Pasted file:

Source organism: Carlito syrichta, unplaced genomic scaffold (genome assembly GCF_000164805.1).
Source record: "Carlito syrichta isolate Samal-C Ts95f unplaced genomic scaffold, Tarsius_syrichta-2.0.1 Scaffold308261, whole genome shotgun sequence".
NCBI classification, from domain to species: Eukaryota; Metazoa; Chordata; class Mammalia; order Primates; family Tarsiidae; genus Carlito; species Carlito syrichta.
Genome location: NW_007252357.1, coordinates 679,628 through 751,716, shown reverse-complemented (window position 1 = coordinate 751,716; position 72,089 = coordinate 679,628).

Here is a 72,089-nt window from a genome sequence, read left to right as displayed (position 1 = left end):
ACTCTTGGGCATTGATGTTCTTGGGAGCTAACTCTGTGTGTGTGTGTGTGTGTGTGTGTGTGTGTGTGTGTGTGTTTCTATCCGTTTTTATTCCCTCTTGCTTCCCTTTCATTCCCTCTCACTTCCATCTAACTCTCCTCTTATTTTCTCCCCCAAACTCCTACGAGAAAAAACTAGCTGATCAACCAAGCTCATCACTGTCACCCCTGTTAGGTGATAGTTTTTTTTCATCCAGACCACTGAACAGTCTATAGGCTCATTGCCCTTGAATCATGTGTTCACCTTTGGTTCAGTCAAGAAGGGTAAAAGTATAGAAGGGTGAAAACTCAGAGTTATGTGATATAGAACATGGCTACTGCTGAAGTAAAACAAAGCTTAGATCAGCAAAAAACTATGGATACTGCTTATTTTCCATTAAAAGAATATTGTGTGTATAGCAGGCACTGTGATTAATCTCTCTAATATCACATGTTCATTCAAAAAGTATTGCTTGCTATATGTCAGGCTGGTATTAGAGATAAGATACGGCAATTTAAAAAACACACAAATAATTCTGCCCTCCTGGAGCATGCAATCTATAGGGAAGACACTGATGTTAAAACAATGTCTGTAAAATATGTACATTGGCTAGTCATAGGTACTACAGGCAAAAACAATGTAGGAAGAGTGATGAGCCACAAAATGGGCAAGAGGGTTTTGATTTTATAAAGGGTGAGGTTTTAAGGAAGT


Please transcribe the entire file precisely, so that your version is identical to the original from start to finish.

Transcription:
Source organism: Carlito syrichta, unplaced genomic scaffold (genome assembly GCF_000164805.1).
Source record: "Carlito syrichta isolate Samal-C Ts95f unplaced genomic scaffold, Tarsius_syrichta-2.0.1 Scaffold308261, whole genome shotgun sequence".
NCBI classification, from domain to species: Eukaryota; Metazoa; Chordata; class Mammalia; order Primates; family Tarsiidae; genus Carlito; species Carlito syrichta.
Genome location: NW_007252357.1, coordinates 679,628 through 751,716, shown reverse-complemented (window position 1 = coordinate 751,716; position 72,089 = coordinate 679,628).

Here is a 72,089-nt window from a genome sequence, read left to right as displayed (position 1 = left end):
ACTCTTGGGCATTGATGTTCTTGGGAGCTAACTCTGTGTGTGTGTGTGTGTGTGTGTGTGTGTGTGTGTGTGTGTTTCTATCCGTTTTTATTCCCTCTTGCTTCCCTTTCATTCCCTCTCACTTCCATCTAACTCTCCTCTTATTTTCTCCCCCAAACTCCTACGAGAAAAAACTAGCTGATCAACCAAGCTCATCACTGTCACCCCTGTTAGGTGATAGTTTTTTTTCATCCAGACCACTGAACAGTCTATAGGCTCATTGCCCTTGAATCATGTGTTCACCTTTGGTTCAGTCAAGAAGGGTAAAAGTATAGAAGGGTGAAAACTCAGAGTTATGTGATATAGAACATGGCTACTGCTGAAGTAAAACAAAGCTTAGATCAGCAAAAAACTATGGATACTGCTTATTTTCCATTAAAAGAATATTGTGTGTATAGCAGGCACTGTGATTAATCTCTCTAATATCACATGTTCATTCAAAAAGTATTGCTTGCTATATGTCAGGCTGGTATTAGAGATAAGATACGGCAATTTAAAAAACACACAAATAATTCTGCCCTCCTGGAGCATGCAATCTATAGGGAAGACACTGATGTTAAAACAATGTCTGTAAAATATGTACATTGGCTAGTCATAGGTACTACAGGCAAAAACAATGTAGGAAGAGTGATGAGCCACAAAATGGGCAAGAGGGTTTTGATTTTATAAAGGGTGAGGTTTTAAGGAAGT